1/4" plate glass is very 'flat', too. [Smile]

Ron Yost

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Richard Fowler
Film God

Posts: 2381
From: Ft. Lauderdale, FL, USA
Registered: Jun 2001


 - posted 07-24-2004 09:01 PM      Profile for Richard Fowler   Email Richard Fowler   Send New Private Message       Edit/Delete Post 
Weighs about 10 - 12 pounds. Something that I don't carry too often. Have used it in my cinematography work in addition for mechanical issues in cinema equipment. The old Mega Systems had a fab machine shop....too bad it is no more.

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Richard Hamilton
Phenomenal Film Handler

Posts: 1341
From: Evansville, Indiana
Registered: Jan 2000


 - posted 07-24-2004 09:09 PM      Profile for Richard Hamilton   Email Richard Hamilton   Send New Private Message       Edit/Delete Post 
Now,for me the Megasystems shop and building is just a memory. All good, and I will vacation in St. Augustine often!

Rick

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Will Kutler
Phenomenal Film Handler

Posts: 1485
From: Tucson, AZ, USA
Registered: Feb 2001


 - posted 07-24-2004 09:17 PM      Profile for Will Kutler   Email Will Kutler   Send New Private Message       Edit/Delete Post 
Granite or cast iron surface plates are norms in shops and are used as reference surfaces for precision inspection. They come in a variety of sizes, from 6 X 8 through huge tables.

No, this would not be a tool-box item.

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John Pytlak
Film God

Posts: 9987
From: Rochester, NY 14650-1922
Registered: Jan 2000


 - posted 07-24-2004 09:24 PM      Profile for John Pytlak   Author's Homepage   Email John Pytlak   Send New Private Message       Edit/Delete Post 
Precision alignment:

http://catalog.starrett.com/catalog/catalog/PLH2.asp?NodeNum=25399

http://www.newport.com/Support/Tutorials/Vibration_Control/v2.asp

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Brad Miller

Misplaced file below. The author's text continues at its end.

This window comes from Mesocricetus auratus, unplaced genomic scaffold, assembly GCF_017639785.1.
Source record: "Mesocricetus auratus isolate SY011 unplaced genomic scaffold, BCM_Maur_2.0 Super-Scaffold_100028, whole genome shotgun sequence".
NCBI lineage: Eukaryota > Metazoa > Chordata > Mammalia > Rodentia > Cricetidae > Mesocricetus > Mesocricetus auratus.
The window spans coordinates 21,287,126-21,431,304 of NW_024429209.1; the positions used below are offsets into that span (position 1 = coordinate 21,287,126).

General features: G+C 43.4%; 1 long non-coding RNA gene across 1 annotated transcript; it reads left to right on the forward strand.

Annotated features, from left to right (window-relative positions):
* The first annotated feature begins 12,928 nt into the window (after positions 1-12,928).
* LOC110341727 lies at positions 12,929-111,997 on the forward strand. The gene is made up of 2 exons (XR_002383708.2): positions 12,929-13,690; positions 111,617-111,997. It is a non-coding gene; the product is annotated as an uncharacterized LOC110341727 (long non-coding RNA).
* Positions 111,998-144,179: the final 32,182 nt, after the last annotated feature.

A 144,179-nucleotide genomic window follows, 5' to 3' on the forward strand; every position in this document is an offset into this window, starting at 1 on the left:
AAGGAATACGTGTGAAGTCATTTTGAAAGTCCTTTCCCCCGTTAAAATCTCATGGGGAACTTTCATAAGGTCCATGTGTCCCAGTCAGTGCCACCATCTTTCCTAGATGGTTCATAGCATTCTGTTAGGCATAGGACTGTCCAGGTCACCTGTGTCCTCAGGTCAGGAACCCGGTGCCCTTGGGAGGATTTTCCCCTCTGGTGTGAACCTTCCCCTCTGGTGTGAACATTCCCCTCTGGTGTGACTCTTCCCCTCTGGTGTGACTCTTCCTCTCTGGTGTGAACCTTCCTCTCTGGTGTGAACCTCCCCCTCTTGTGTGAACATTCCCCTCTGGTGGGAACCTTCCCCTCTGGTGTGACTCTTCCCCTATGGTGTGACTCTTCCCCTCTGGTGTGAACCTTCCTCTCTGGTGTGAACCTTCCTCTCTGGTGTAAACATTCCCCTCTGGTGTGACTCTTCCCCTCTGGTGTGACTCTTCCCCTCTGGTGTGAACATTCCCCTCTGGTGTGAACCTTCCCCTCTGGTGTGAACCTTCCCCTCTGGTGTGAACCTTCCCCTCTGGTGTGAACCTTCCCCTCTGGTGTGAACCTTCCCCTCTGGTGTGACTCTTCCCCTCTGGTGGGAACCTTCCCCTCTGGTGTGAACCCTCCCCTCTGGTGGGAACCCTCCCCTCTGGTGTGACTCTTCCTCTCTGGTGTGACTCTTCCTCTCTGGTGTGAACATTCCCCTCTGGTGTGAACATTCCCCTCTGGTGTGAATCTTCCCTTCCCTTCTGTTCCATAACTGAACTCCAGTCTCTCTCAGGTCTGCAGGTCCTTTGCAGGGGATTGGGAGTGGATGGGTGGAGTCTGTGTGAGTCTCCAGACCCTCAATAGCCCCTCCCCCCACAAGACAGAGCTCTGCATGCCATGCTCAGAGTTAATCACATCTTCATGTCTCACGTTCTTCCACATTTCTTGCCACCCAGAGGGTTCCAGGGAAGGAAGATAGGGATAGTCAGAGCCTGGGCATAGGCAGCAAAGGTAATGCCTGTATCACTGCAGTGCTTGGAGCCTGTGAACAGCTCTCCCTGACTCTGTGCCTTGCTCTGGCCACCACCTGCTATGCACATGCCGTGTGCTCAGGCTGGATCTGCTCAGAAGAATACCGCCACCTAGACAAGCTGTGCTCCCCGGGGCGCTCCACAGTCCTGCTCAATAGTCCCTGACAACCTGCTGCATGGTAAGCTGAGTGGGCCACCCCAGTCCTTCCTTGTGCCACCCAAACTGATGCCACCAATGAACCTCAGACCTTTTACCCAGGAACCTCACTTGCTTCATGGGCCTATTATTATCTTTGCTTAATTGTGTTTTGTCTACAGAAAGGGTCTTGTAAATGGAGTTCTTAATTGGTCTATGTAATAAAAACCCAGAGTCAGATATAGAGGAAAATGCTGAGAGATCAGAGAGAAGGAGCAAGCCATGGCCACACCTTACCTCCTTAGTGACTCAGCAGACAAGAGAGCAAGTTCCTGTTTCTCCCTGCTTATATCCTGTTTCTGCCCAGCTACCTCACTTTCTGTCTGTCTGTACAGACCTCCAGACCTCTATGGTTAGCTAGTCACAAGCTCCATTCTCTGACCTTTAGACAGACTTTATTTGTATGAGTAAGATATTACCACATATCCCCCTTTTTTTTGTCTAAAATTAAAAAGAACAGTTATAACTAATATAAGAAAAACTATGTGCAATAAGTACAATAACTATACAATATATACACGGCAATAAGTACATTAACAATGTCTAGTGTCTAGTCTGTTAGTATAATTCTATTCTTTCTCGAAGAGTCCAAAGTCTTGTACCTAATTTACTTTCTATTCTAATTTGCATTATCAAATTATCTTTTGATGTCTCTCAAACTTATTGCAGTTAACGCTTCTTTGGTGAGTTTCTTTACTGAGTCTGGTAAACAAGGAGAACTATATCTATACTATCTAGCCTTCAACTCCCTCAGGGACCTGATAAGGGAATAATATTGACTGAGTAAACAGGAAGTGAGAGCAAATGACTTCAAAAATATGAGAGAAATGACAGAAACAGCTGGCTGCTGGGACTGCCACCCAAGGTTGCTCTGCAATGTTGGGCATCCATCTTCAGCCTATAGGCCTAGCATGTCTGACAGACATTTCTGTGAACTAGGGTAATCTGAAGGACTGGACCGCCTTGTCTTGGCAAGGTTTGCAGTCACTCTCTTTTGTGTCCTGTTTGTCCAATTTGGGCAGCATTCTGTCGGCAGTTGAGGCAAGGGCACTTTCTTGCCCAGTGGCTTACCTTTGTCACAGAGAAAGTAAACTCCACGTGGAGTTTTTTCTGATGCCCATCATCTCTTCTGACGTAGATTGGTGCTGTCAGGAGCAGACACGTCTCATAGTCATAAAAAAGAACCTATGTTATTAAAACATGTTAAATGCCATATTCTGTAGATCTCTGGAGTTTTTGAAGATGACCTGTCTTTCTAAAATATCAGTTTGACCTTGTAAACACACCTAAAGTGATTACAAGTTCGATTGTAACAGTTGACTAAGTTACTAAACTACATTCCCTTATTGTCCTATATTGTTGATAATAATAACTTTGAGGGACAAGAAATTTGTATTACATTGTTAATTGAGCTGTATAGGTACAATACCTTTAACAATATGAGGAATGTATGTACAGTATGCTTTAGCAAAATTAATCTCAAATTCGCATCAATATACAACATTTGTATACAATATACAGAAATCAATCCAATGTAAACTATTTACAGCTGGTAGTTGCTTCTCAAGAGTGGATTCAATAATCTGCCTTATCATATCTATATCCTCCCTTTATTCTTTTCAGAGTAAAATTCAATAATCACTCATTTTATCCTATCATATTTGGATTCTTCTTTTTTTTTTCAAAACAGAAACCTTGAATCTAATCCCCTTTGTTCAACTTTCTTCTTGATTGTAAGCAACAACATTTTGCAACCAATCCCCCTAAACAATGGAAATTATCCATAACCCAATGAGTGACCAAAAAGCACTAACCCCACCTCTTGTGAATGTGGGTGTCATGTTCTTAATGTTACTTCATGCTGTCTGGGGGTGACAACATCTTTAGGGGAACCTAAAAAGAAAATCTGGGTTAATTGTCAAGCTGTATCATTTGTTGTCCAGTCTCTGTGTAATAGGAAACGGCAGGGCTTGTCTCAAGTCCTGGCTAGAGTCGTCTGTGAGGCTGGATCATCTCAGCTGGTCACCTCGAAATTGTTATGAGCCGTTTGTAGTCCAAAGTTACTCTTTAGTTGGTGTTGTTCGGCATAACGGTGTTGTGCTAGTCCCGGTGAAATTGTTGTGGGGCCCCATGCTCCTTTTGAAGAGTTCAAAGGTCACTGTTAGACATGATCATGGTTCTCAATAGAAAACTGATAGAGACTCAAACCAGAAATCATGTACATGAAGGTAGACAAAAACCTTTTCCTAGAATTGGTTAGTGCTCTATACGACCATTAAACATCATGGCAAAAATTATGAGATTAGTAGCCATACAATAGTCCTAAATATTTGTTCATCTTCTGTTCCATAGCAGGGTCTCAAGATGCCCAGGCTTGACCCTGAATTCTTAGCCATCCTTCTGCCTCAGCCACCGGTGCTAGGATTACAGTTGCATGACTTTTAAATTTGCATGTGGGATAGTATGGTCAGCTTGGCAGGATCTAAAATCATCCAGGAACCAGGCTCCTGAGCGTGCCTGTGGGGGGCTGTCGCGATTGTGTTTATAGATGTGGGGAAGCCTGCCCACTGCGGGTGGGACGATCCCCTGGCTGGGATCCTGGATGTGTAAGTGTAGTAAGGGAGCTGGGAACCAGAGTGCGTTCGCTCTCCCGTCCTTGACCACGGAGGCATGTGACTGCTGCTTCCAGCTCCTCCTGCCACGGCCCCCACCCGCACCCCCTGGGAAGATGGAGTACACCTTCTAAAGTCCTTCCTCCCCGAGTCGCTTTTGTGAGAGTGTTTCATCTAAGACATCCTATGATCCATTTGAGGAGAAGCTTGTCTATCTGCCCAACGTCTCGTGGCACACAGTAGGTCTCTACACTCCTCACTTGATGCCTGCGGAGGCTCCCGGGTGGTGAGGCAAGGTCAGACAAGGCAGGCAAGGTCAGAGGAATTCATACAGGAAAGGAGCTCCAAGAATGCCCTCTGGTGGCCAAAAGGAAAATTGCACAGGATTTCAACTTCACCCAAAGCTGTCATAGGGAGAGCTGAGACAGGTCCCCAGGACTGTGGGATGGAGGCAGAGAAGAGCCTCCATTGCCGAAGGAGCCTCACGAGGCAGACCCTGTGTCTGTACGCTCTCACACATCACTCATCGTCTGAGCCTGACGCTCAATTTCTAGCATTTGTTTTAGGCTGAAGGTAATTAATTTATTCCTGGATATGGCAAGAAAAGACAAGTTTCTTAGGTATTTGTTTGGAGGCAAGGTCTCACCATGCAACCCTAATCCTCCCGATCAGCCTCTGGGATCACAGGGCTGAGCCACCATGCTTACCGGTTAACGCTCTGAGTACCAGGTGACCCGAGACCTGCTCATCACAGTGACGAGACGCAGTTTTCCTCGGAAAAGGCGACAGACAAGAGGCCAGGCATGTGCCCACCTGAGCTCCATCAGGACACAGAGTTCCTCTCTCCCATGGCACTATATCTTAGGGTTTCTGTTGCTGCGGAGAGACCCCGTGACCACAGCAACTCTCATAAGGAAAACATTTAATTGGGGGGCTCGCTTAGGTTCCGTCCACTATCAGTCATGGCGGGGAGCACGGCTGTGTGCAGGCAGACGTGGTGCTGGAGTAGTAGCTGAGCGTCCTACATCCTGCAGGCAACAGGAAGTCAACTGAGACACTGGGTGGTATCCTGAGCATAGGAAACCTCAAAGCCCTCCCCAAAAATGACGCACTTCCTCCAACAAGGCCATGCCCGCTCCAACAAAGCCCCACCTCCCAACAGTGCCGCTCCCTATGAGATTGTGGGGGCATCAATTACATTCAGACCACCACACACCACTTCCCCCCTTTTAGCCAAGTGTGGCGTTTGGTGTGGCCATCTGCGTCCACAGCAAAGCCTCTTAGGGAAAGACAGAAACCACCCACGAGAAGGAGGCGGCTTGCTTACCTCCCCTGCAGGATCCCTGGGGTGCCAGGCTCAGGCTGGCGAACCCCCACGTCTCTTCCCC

Administrator

Posts: 17587
From: Plano, TX (36.2 miles NW of Rockwall)
Registered: May 99


 - posted 07-24-2004 10:57 PM      Profile for Brad Miller   Author's Homepage   Email Brad Miller       Edit/Delete Post 
Nicholas,

The tool from Christie works amazingly good for as simple as it is. Here is what you do.

Place the tool up against the edge of the trap. Make sure there is a tiny bit of clearance between the outboard flange of the lateral guide roller and the tool.

***Be careful not to lose the jewels!!! When you are wanting to move the lateral guide roller toward the inboard side, loosen the inboard allen screw only about 2 rotations, then turn the outboard allen screw inward until it starts to snug up, then go back and loosen the inboard allen screw about 2 rotations and repeat. (Obviously you do this in reverse if you need to move the lateral guide roller toward the outboard side.) Also, make SURE you do this over something to catch those jewels in! A lid to a banker's box works amazingly well, as would a reasonably sized Tupperware tub. Just something where the jewel cannot drop and roll 1000 miles away and hide itself in the event you accidentally loosen one of the screws too far and let it fall out.

Getting back to where I left off, loosen the inboard allen screw 2 turns so that you can move the outboard allen screw inward until the lateral guide's outboard edge starts pressing up against the alignment tool. What you want to do is turn the allen screw until you see it pressing the alignment tool to where it is starting to cock it at an angle, so it is no longer 100% flush. Then back off just a tiny bit until you see the tool come back to rest flat and square up against the film trap. (You have to be holding the alignment tool with pressure into the side of the trap so that your pressure acts like a spring against the guide roller that is pressing into it. Yes, this is very hard to put into words without pictures.) Now immediately tighten the outboard allen screw's locking screw.

Next you want to tighten the inboard allen screw until the lateral guide roller can no longer spin. Find that magic spot to where it just BARELY starts to cease spinning when gently spinning the outboard edge by hand. Then back off 1/8 of a turn exactly and lock down the inboard allen screw's locking screw. At this point the lateral guide roller is not only aligned via the tool, but there should be zero lateral movement of the outboard flange. If there is side to side movement, it will translate to the screen...hence the 1/8 of a turn trick.

Repeat for the other lateral guide roller.